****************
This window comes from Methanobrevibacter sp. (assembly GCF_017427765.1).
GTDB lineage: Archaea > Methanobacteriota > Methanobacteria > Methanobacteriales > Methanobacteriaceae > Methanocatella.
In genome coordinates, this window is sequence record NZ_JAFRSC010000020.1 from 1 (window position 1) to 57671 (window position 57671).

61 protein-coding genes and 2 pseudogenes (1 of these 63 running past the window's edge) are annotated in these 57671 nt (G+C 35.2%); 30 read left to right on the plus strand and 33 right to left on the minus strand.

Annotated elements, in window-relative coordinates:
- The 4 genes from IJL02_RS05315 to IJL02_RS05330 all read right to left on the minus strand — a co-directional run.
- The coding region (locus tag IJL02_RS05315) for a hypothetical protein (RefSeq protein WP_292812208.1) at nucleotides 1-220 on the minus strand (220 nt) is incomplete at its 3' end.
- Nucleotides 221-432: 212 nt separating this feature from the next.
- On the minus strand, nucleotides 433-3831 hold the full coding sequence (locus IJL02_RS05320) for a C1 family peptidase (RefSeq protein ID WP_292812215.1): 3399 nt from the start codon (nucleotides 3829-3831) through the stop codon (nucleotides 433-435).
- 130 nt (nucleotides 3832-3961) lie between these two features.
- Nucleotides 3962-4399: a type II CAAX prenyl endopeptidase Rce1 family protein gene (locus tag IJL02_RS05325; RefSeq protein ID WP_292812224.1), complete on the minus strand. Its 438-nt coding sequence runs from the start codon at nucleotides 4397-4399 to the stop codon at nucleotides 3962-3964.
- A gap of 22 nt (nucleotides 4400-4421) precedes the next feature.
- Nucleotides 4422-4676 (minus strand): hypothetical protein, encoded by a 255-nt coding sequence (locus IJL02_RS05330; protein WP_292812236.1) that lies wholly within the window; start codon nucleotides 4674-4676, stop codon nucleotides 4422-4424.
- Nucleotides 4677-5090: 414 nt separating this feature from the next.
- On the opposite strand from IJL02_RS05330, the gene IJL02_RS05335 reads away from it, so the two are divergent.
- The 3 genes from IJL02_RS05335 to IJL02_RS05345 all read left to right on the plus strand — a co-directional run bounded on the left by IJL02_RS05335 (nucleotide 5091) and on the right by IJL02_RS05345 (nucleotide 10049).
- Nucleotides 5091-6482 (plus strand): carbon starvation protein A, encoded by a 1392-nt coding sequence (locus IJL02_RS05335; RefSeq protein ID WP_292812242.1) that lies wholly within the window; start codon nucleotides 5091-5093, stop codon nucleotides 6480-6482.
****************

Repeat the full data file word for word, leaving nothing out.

This window comes from Methanobrevibacter sp. (assembly GCF_017427765.1).
GTDB lineage: Archaea > Methanobacteriota > Methanobacteria > Methanobacteriales > Methanobacteriaceae > Methanocatella.
In genome coordinates, this window is sequence record NZ_JAFRSC010000020.1 from 1 (window position 1) to 57671 (window position 57671).

61 protein-coding genes and 2 pseudogenes (1 of these 63 running past the window's edge) are annotated in these 57671 nt (G+C 35.2%); 30 read left to right on the plus strand and 33 right to left on the minus strand.

Annotated elements, in window-relative coordinates:
- The 4 genes from IJL02_RS05315 to IJL02_RS05330 all read right to left on the minus strand — a co-directional run.
- The coding region (locus tag IJL02_RS05315) for a hypothetical protein (RefSeq protein WP_292812208.1) at nucleotides 1-220 on the minus strand (220 nt) is incomplete at its 3' end.
- Nucleotides 221-432: 212 nt separating this feature from the next.
- On the minus strand, nucleotides 433-3831 hold the full coding sequence (locus IJL02_RS05320) for a C1 family peptidase (RefSeq protein ID WP_292812215.1): 3399 nt from the start codon (nucleotides 3829-3831) through the stop codon (nucleotides 433-435).
- 130 nt (nucleotides 3832-3961) lie between these two features.
- Nucleotides 3962-4399: a type II CAAX prenyl endopeptidase Rce1 family protein gene (locus tag IJL02_RS05325; RefSeq protein ID WP_292812224.1), complete on the minus strand. Its 438-nt coding sequence runs from the start codon at nucleotides 4397-4399 to the stop codon at nucleotides 3962-3964.
- A gap of 22 nt (nucleotides 4400-4421) precedes the next feature.
- Nucleotides 4422-4676 (minus strand): hypothetical protein, encoded by a 255-nt coding sequence (locus IJL02_RS05330; protein WP_292812236.1) that lies wholly within the window; start codon nucleotides 4674-4676, stop codon nucleotides 4422-4424.
- Nucleotides 4677-5090: 414 nt separating this feature from the next.
- On the opposite strand from IJL02_RS05330, the gene IJL02_RS05335 reads away from it, so the two are divergent.
- The 3 genes from IJL02_RS05335 to IJL02_RS05345 all read left to right on the plus strand — a co-directional run bounded on the left by IJL02_RS05335 (nucleotide 5091) and on the right by IJL02_RS05345 (nucleotide 10049).
- Nucleotides 5091-6482 (plus strand): carbon starvation protein A, encoded by a 1392-nt coding sequence (locus IJL02_RS05335; RefSeq protein ID WP_292812242.1) that lies wholly within the window; start codon nucleotides 5091-5093, stop codon nucleotides 6480-6482.